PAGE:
2. Send out periodic employee assessment questionnaires, asking them to grade performance of their supervisors and managers. Typically, ‘performance reviews’ run down the chain-of-command… rarely do they go up the chain. Employees feel they have little input in the workplace. Assessment questionnaires could help change that well earned perception.

 

 

Passion for books

(Uncle Remus, by Joel Chandler Harris 1921)

 

One of the joys of my life is my passion for books. It was something that kind of happened over time. As digital media became more prevalent, people turned away from the printed word. As a consequence, books were being disposed in great quantities. I’m not talking about your run-of-the-mill paperbacks being tossed aside, but high quality classics 100+ years old. They were the type and quality books that would be the foundation of family libraries, first editions and ‘banned’ books (see above picture) that the politically correct police deemed unworthy to be read in our ever evolving, self-righteous society.

Among the many tomes in my collection, is a 1919 copy of The Merry Adventures of Robinhood by Howard Pyle, a 1st edition (1863) example of Tales of a Wayside Inn by Longfellow, and 5 volume set of Les Miserables (1887) by Victor Hugo.

As time goes by, classic hardbacks are becoming more scarce. It is my hope that these books will one day come back into vogue.

What is Time?

Q: What is time?

A: Time is movement (distance), divided by intervals (units of measure).

Just a thought… Time is a human construct. Time is only the measurement of distance or expansion, as it pertains to the universe. Is time constant? Maybe, but if time also has to do with expansion, and the expansion of the universe is accelerating, then I would hazard to guess that time is not constant.. at least in that case.

Evolution of the Universe

 

 

By figuring out how fast the universe is expanding, scientists can calculate when the Big Bang occurred.

The universe was created from a super dense spect of pure energy, the size of a single atom. In a fraction of a second, the size of the universe grew from the size of an atom to the size of a baseball. In another fraction of a second, it grew to the size of the Earth.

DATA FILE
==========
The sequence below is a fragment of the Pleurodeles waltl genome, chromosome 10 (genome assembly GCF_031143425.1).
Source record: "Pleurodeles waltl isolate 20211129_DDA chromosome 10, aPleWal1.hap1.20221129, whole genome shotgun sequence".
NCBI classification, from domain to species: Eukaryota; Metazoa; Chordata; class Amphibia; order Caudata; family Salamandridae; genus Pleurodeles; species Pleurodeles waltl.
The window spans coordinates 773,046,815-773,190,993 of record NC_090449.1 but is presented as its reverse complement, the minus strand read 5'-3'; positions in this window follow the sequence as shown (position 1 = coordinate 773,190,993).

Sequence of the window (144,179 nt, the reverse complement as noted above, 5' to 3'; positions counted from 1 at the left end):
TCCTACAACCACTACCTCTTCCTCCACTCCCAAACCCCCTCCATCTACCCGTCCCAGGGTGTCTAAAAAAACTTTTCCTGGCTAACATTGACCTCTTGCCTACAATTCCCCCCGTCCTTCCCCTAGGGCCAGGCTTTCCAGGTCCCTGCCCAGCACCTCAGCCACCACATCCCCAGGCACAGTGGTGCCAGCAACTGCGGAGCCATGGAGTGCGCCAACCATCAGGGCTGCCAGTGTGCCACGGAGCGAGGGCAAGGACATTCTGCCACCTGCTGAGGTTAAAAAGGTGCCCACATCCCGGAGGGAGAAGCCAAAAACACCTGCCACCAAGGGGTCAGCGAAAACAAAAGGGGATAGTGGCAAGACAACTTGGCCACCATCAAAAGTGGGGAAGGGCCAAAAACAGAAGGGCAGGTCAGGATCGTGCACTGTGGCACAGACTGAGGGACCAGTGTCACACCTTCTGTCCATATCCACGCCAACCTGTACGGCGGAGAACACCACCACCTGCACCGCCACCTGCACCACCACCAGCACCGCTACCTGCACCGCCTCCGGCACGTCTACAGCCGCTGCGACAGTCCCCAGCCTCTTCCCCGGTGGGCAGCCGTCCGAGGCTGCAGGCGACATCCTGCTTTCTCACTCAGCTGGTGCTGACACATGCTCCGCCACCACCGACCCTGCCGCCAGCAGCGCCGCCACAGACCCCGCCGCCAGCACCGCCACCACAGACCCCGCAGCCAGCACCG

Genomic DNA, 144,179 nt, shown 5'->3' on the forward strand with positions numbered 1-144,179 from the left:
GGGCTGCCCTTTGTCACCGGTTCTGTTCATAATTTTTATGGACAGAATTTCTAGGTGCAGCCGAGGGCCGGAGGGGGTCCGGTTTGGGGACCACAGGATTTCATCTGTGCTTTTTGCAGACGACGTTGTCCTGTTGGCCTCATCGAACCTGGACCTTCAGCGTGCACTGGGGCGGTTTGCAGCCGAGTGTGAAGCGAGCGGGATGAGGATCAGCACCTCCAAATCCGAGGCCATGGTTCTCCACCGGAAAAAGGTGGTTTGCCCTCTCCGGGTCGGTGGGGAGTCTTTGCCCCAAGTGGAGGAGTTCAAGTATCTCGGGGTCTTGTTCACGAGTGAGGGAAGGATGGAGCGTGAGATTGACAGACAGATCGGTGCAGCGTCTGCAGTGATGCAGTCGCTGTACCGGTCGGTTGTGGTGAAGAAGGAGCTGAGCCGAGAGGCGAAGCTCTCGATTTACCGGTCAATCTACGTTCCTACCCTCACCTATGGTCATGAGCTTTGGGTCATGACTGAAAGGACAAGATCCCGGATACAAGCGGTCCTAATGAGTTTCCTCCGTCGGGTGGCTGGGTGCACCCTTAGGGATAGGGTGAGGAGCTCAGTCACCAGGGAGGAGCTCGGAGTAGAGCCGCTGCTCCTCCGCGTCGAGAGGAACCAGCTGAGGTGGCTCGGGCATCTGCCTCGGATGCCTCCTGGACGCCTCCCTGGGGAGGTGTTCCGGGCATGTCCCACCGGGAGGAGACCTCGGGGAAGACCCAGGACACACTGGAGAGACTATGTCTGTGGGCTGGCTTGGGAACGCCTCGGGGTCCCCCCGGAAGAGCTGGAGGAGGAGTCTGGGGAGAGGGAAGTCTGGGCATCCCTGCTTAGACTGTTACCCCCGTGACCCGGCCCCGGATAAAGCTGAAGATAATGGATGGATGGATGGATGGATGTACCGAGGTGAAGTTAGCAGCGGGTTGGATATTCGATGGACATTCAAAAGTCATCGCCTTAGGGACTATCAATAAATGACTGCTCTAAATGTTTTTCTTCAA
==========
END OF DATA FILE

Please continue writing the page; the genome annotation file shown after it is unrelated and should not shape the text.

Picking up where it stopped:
When our universe was only 380,000 years old, it was trillions and trillions of miles across. It would take another 200 million years before the first stars were created. One billion years after the Big Bang, the first galaxies formed. Nine billion years after the Big Bang, our solar system comes into being.

Our universe had a beginning, and at some point, it will come to an end.

 

Our backyard, our Universe

The heavens have fascinated mankind since the dawn of time… well, at least for the last 240,000 years after man evolved enough to climb down from the trees. But I digress. 

This past century has unquestionably added to our knowledge of our solar system and the cosmos. What have we learned? I’ve compiled a few things that I find interesting. 

-Patrick

A forming planet has to reach about 500 miles across in order to have enough gravity to crush itself into a sphere. Four and a half billion years ago, roughly 100 baby planets were circling our Sun. In time, they slammed into one another, resulting in the formation of our current four rocky planets of Mercury, Venus, Earth, and Mars.

All four of our gaseous planets have rings. Jupiter has thousands of ringlets, many only a few miles wide. Gas planets also have magnetic fields. The auroras at their poles are proof of this. So, how does a gas planet, without an iron core, create a magnetic field?

Scientists have tried to recreate the core of Jupiter in order to study why it has a magnetic field. In the lab, scientists used an array of 192 laser beams focused on a sample of hydrogen gas, to simulate the pressures of Jupiter. As the pressure upon the sample reached over a million times the pressure on Earth, the hydrogen becomes a liquid. But, upon reaching tens of millions the amount of pressure, similar to that of Jupiter’s core… the resulting pressure changes the structure of the hydrogen atoms into a metallic form. Scientists think that this is what is happening within Jupiter’s core. In January of 2017, a scientist at Harvard University successfully created metallic hydrogen.